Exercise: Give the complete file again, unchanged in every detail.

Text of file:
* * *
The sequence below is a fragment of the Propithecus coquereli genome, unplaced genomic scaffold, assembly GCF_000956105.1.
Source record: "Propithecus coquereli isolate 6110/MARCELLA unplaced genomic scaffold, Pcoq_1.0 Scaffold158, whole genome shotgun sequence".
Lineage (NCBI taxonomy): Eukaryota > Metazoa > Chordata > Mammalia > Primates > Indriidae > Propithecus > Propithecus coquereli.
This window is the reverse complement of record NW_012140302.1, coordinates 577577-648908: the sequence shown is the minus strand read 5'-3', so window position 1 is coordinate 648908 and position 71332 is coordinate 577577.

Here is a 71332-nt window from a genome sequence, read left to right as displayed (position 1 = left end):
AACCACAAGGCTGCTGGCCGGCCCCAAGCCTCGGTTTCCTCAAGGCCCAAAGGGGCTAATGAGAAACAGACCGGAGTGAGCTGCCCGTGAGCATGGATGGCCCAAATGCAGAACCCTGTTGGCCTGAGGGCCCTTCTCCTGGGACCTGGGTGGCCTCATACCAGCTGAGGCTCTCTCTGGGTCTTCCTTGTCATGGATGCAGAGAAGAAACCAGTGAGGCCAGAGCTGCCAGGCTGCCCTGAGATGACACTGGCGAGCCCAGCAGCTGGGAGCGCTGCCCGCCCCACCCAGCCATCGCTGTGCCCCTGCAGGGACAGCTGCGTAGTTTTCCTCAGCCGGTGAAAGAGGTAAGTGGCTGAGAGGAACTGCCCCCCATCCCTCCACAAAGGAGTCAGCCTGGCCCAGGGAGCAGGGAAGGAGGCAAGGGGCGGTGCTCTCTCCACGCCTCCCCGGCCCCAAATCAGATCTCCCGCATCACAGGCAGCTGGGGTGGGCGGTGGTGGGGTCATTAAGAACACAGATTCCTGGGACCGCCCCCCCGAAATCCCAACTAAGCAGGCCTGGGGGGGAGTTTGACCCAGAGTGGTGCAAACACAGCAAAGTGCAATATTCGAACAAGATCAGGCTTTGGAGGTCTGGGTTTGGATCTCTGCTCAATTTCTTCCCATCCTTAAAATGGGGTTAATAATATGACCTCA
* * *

The sequence below is a fragment of the Propithecus coquereli genome, unplaced genomic scaffold, assembly GCF_000956105.1.
Source record: "Propithecus coquereli isolate 6110/MARCELLA unplaced genomic scaffold, Pcoq_1.0 Scaffold158, whole genome shotgun sequence".
Lineage (NCBI taxonomy): Eukaryota > Metazoa > Chordata > Mammalia > Primates > Indriidae > Propithecus > Propithecus coquereli.
This window is the reverse complement of record NW_012140302.1, coordinates 577577-648908: the sequence shown is the minus strand read 5'-3', so window position 1 is coordinate 648908 and position 71332 is coordinate 577577.

Here is a 71332-nt window from a genome sequence, read left to right as displayed (position 1 = left end):
AACCACAAGGCTGCTGGCCGGCCCCAAGCCTCGGTTTCCTCAAGGCCCAAAGGGGCTAATGAGAAACAGACCGGAGTGAGCTGCCCGTGAGCATGGATGGCCCAAATGCAGAACCCTGTTGGCCTGAGGGCCCTTCTCCTGGGACCTGGGTGGCCTCATACCAGCTGAGGCTCTCTCTGGGTCTTCCTTGTCATGGATGCAGAGAAGAAACCAGTGAGGCCAGAGCTGCCAGGCTGCCCTGAGATGACACTGGCGAGCCCAGCAGCTGGGAGCGCTGCCCGCCCCACCCAGCCATCGCTGTGCCCCTGCAGGGACAGCTGCGTAGTTTTCCTCAGCCGGTGAAAGAGGTAAGTGGCTGAGAGGAACTGCCCCCCATCCCTCCACAAAGGAGTCAGCCTGGCCCAGGGAGCAGGGAAGGAGGCAAGGGGCGGTGCTCTCTCCACGCCTCCCCGGCCCCAAATCAGATCTCCCGCATCACAGGCAGCTGGGGTGGGCGGTGGTGGGGTCATTAAGAACACAGATTCCTGGGACCGCCCCCCCGAAATCCCAACTAAGCAGGCCTGGGGGGGAGTTTGACCCAGAGTGGTGCAAACACAGCAAAGTGCAATATTCGAACAAGATCAGGCTTTGGAGGTCTGGGTTTGGATCTCTGCTCAATTTCTTCCCATCCTTAAAATGGGGTTAATAATATGACCTCA